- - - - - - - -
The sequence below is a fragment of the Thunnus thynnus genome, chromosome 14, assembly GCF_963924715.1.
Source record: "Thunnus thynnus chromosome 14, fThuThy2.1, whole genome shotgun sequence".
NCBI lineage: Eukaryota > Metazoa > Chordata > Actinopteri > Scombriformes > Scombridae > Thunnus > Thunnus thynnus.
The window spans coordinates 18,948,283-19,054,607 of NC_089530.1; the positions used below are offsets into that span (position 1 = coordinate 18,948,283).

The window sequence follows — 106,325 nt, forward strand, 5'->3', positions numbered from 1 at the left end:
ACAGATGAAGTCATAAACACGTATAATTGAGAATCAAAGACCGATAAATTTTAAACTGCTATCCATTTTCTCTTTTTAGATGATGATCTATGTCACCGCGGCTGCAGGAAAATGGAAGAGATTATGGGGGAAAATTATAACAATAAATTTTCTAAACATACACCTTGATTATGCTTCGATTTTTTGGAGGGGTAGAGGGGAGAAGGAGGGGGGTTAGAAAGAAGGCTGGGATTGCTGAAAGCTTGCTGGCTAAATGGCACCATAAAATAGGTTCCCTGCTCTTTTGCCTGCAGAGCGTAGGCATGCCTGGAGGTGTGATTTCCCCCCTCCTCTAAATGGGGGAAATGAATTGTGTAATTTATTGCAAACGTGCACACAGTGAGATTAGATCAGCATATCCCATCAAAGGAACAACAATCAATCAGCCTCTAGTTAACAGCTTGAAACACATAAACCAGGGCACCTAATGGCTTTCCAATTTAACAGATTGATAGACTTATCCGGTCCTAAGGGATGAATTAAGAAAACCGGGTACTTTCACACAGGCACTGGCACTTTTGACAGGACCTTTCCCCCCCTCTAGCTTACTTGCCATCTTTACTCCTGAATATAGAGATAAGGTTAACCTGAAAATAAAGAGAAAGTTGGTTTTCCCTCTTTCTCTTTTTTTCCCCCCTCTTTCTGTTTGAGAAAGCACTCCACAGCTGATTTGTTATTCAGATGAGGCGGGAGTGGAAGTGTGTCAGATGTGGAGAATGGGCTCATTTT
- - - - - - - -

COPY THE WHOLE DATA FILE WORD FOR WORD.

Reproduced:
The sequence below is a fragment of the Thunnus thynnus genome, chromosome 14, assembly GCF_963924715.1.
Source record: "Thunnus thynnus chromosome 14, fThuThy2.1, whole genome shotgun sequence".
NCBI lineage: Eukaryota > Metazoa > Chordata > Actinopteri > Scombriformes > Scombridae > Thunnus > Thunnus thynnus.
The window spans coordinates 18,948,283-19,054,607 of NC_089530.1; the positions used below are offsets into that span (position 1 = coordinate 18,948,283).

The window sequence follows — 106,325 nt, forward strand, 5'->3', positions numbered from 1 at the left end:
ACAGATGAAGTCATAAACACGTATAATTGAGAATCAAAGACCGATAAATTTTAAACTGCTATCCATTTTCTCTTTTTAGATGATGATCTATGTCACCGCGGCTGCAGGAAAATGGAAGAGATTATGGGGGAAAATTATAACAATAAATTTTCTAAACATACACCTTGATTATGCTTCGATTTTTTGGAGGGGTAGAGGGGAGAAGGAGGGGGGTTAGAAAGAAGGCTGGGATTGCTGAAAGCTTGCTGGCTAAATGGCACCATAAAATAGGTTCCCTGCTCTTTTGCCTGCAGAGCGTAGGCATGCCTGGAGGTGTGATTTCCCCCCTCCTCTAAATGGGGGAAATGAATTGTGTAATTTATTGCAAACGTGCACACAGTGAGATTAGATCAGCATATCCCATCAAAGGAACAACAATCAATCAGCCTCTAGTTAACAGCTTGAAACACATAAACCAGGGCACCTAATGGCTTTCCAATTTAACAGATTGATAGACTTATCCGGTCCTAAGGGATGAATTAAGAAAACCGGGTACTTTCACACAGGCACTGGCACTTTTGACAGGACCTTTCCCCCCCTCTAGCTTACTTGCCATCTTTACTCCTGAATATAGAGATAAGGTTAACCTGAAAATAAAGAGAAAGTTGGTTTTCCCTCTTTCTCTTTTTTTCCCCCCTCTTTCTGTTTGAGAAAGCACTCCACAGCTGATTTGTTATTCAGATGAGGCGGGAGTGGAAGTGTGTCAGATGTGGAGAATGGGCTCATTTT